News - June 2011
Response to Defra's Consultation Document on the Future of the Inland Waterways in England and Wales
The Shropshire Union Canal Society is a not for profit charity which has worked to promote the wellbeing of the Shropshire Union system for over forty years. During this time, the Society's volunteers have carried out a continuous programme of restoration work on the Montgomery Canal, and enhancement work throughout the Shropshire Union system. We have close to 1,000 members, many of whom live in close proximity to the Shropshire Union system.
As a Society, and as a charity, we have specific concerns about the proposals outlined in the consultation document. We have confined our response to the questions relevant to our concerns.
Question 3: charitable purposes
(2.6.4) Navigation is of paramount importance. The inland waterways were developed for navigation, and their historical integrity stems from that. To maximise their potential for public benefit, we feel that the charitable purposes must emphasise the importance of protecting and maintaining navigation, and they must also emphasise the importance of protecting and maintaining historical structures and artefacts. Maintenance of navigation is also crucial to the leisure boat industry, including hire boats and trip boats. Without boats, inland waterways lose a lot of their charm and, indeed, their potential to generate income, so the maintenance of navigation must be at the core of the charitable purposes.
Question 9: local partnerships
(3.3.1) We are concerned about the proposal for an All Wales Partnership. It may well make sense from a political standpoint, but we feel that it will create unnecessary complications on the ground. The proposal affects both the Montgomery and Llangollen Canals, but especially the Llangollen Canal as it winds in and out of England and Wales, crossing the border several times. We feel that it would be much better to have a management unit that respects the historical unity of the Shropshire Union system.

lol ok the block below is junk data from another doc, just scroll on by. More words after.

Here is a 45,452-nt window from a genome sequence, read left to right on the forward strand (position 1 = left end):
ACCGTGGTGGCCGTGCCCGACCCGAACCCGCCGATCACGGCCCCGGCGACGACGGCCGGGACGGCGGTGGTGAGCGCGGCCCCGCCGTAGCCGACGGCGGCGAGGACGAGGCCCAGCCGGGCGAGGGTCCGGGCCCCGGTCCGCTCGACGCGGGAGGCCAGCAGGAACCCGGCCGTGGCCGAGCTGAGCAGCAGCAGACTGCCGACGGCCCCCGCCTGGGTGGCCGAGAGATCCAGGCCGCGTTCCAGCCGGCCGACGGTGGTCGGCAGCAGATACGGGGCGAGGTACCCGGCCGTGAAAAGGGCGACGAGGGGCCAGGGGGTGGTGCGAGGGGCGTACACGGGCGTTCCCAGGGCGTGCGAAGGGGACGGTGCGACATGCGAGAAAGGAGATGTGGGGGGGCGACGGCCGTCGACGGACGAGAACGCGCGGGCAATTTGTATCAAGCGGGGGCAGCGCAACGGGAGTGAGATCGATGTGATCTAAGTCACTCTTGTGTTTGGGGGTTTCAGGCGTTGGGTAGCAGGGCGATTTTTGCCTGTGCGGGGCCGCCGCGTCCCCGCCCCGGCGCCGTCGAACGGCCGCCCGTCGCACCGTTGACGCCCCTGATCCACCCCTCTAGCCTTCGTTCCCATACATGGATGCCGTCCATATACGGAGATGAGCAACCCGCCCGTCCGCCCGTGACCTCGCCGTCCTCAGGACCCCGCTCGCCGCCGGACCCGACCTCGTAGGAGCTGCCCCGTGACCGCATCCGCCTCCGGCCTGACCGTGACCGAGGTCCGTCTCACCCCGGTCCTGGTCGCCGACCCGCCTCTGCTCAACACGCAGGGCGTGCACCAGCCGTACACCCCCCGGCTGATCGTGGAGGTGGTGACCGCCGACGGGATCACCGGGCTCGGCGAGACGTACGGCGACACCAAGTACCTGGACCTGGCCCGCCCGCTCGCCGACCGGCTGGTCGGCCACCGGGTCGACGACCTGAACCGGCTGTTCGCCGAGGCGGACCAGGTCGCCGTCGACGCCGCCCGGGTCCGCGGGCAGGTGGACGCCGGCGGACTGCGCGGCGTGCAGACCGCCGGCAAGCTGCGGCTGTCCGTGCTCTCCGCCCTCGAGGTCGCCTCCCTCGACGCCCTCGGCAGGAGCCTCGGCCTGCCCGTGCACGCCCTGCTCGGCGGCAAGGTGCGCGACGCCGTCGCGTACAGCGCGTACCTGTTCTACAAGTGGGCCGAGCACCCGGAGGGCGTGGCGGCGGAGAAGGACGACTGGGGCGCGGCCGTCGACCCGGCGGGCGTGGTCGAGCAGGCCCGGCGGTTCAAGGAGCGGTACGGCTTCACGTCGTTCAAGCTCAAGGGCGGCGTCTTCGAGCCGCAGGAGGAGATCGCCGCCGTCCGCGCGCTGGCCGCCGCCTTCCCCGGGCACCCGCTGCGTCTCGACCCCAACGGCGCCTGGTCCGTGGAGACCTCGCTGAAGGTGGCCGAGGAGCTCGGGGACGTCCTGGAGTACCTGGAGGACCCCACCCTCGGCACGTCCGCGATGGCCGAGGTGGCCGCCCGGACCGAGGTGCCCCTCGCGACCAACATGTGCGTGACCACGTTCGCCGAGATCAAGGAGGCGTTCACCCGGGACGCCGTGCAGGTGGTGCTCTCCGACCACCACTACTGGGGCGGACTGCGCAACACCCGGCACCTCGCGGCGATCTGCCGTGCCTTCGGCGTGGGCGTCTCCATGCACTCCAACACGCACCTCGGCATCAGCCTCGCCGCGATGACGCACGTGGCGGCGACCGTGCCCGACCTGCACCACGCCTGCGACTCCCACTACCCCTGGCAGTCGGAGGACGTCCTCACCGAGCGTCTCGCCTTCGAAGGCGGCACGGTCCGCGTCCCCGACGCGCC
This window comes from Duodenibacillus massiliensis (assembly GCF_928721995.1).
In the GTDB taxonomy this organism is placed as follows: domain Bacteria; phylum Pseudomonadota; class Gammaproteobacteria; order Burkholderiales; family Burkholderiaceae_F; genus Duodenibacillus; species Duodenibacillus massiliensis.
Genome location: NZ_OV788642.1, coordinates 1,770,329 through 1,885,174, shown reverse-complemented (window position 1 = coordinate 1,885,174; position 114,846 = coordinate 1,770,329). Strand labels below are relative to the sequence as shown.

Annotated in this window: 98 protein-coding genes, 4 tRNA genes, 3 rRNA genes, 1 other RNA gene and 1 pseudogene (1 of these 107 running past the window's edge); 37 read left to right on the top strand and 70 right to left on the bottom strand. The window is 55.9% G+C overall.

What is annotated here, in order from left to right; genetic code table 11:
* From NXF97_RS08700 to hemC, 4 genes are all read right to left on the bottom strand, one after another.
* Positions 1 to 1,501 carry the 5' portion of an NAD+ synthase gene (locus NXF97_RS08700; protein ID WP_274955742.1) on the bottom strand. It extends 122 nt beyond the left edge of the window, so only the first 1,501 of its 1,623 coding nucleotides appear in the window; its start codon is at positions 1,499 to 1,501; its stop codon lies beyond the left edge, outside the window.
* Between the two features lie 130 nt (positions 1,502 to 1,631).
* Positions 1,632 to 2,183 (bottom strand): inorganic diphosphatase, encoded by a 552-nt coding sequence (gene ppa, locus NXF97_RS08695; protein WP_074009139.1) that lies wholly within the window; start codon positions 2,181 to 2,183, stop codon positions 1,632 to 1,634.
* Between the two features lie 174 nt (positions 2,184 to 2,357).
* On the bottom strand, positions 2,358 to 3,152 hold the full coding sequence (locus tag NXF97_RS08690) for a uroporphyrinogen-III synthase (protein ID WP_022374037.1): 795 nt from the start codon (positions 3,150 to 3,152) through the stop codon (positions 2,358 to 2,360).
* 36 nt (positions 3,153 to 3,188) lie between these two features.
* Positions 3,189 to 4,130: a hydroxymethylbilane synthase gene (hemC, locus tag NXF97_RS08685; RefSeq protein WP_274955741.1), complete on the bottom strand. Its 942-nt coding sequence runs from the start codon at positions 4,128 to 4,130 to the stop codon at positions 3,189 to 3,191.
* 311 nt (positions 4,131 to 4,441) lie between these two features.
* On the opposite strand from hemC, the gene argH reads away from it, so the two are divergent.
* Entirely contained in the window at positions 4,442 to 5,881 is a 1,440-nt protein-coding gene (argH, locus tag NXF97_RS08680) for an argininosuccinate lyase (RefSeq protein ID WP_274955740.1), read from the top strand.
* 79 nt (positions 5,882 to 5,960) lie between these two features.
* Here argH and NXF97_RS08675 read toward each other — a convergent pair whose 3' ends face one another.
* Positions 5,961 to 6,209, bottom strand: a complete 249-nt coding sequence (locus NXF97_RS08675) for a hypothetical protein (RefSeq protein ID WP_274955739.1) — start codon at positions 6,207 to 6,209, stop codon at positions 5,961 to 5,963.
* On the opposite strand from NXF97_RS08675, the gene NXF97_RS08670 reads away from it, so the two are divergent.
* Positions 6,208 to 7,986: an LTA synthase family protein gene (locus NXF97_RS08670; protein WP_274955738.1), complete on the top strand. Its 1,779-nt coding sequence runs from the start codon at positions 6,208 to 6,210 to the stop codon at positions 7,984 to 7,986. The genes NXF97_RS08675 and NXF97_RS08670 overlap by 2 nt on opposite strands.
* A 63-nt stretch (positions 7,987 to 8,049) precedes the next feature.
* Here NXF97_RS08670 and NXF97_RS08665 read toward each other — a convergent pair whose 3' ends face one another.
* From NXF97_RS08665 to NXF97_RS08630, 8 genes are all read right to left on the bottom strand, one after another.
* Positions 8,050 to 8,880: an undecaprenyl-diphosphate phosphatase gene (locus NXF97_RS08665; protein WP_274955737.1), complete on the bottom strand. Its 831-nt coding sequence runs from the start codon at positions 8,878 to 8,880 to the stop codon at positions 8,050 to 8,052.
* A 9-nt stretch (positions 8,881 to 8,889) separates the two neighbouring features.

Questions 15, 16 and 17: local community involvement and volunteering
(3.4.2) Many small waterways charities, such as ourselves, must be wondering what effect the New Waterways Charity will have on our ability to raise funds and attract new members and volunteers. It may not be all bad. Many small organisations are perceived, rightly or wrongly, to be for boaters and often it does not occur to local people to join, even though they may use the canal on a regular basis. With the right marketing, the New Waterways Charity may be able to reach a wider population and draw in some of those dog walkers, anglers and so on.
(3.4.3) In 2008/9 British Waterways recorded 16,000 volunteer days on its network. Many of those volunteers will have been recruited by small waterways charities such as ourselves. The New Waterways Charity must seek to attract volunteers from the wider population if volunteer numbers are to increase.
Question 24: reclassification of waterways
We feel that the Government should review the classification of remainder waterways as well as commercial waterways, so that those remainder waterways or sections of remainder waterways which are now used for navigation can be recognised and reclassified as cruiseways. This would give the reclassified waterways various statutory protections, for example protection from adverse decisions about water supply or bridges.
Question 28: public funding and the Impact Assessment
(4.6.1 and 4.3.23) All the analyses we have seen recognise the fact that the cost of maintaining the physical infrastructure of the waterways is well above the public funding committed to the waterways in recent years, and that this funding gap is going to increase. We firmly believe that to give the New Waterways Charity the best chance of a sustainable future, the initial Funding Agreement or Contract with the Government should be sufficient to bring the infrastructure to an optimum condition, and that a long-term Funding Agreement or Contract should be sufficient to enable the Charity to maintain that condition.
The inland waterways network is akin to a National Park. It is effectively owned by the public and maintained for the benefit of all kinds of users, and should continue to be substantially funded from the public purse in the same way that our parks and open spaces, both local and national, are funded.